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The Democratic Strategist

Political Strategy for a Permanent Democratic Majority

Multinational Corporations and the Race to the Bottom

Robert Scheer has a thought-provoking column this week on the perspectives of multinational corporate executives about their prospects in the U.S. and elsewhere. And he goes beyond the usual hand-wringing about the inability of individual nation-states to control what multinationals do.
For one thing, he points out that multinationals depend on the U.S. government for a lot more than direct tax and spending subsidies: most notably, for a massive defense infrastructure that makes doing business around the world possible.
But Scheer also makes this observation based on what corporate CEOs say about what motivates them to invest in particular countries:

General Electric, which was bailed out by taxpayers and which stored so much of its profit abroad that it paid no taxes for the past two years, was forced to tighten up, but while cutting its foreign workforce by 1,000 it cut a far more severe 28,000 in the United States. Jeffrey Immelt, the CEO of GE, recently appointed by President Barack Obama as his chief outside economic adviser, admits that this does not involve poorly paid work that Americans don’t want, but instead prime jobs: “We’ve globalized around markets, not cheap labor. The era of globalization around cheap labor is over. Today we go to China, we go to India, because that’s where the customers are.”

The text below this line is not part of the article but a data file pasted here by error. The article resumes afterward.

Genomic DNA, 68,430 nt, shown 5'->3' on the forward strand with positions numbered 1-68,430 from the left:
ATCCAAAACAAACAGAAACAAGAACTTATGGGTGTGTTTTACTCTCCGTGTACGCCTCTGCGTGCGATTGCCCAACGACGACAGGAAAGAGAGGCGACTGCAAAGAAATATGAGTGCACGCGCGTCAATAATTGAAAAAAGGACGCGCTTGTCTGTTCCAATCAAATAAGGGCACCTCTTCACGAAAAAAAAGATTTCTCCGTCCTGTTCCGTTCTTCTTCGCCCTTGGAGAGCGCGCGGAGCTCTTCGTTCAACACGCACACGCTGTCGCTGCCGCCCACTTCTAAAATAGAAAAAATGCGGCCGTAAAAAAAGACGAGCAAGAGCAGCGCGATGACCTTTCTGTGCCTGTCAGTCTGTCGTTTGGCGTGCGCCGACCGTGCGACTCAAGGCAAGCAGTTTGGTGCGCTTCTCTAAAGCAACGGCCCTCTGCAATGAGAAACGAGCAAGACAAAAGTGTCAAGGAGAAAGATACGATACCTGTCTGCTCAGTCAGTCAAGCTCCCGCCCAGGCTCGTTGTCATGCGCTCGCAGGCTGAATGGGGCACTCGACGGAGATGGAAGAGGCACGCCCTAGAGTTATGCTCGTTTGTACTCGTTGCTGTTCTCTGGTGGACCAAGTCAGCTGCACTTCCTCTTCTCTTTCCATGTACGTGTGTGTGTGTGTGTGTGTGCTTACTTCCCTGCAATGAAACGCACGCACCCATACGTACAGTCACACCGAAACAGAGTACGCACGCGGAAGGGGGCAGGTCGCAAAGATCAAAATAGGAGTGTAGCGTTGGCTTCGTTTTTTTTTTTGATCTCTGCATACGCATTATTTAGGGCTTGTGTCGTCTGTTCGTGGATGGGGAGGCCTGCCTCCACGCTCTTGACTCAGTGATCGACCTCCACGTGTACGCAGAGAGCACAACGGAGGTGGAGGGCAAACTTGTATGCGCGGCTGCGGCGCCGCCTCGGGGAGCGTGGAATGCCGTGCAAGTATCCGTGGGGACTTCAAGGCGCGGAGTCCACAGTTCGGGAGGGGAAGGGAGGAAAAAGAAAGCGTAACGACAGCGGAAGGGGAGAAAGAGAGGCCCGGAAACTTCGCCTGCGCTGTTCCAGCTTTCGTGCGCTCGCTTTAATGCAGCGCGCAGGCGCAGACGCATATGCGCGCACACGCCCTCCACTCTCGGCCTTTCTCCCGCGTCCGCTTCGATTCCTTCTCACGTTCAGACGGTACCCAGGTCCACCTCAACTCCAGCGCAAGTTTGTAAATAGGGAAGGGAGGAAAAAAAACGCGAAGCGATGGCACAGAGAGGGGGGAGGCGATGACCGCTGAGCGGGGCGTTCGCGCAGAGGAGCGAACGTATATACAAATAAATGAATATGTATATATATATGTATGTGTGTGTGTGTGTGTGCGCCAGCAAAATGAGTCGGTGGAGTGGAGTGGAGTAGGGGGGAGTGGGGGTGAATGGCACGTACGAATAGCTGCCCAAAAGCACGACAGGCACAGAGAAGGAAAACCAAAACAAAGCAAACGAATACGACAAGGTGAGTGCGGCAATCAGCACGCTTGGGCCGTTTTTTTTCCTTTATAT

Interesting, eh? We are constantly being told by conservative pols and opinion-leaders that consumer demand in the U.S. is irrelevant to the current economic crisis; that it’s all about the terrible burdens faced by “job creators” (enjoying record profits, by the way) in the way of wage, tax and regulatory costs. Thus individual states, and the national government as well, are being encouraged avidly to pursue “race to the bottom” competitive strategies ravaging the public sector in the name of the almighty desideratum of lower business costs.
If this strategy made sense, of course, then “low-road” states like Alabama and Mississippi would be the economic dynamos of the whole world. But it’s good to hear a validation that something else is actually going on from a corporate titan.
This topic was discussed at length today on the syndicated public radio show “Left, Right and Center,” in which I sat in for Arianna Huffington along with regulars Scheer, Matt Miller and Tony Blankley. There’s a feature at the very end where everyone gets to say something very brief (in my case, 10 seconds were left) about any old topic. I got in a quick reference to today being Earth Day. It was the first and only time that was mentioned, which is, I suppose, a sign of the times.

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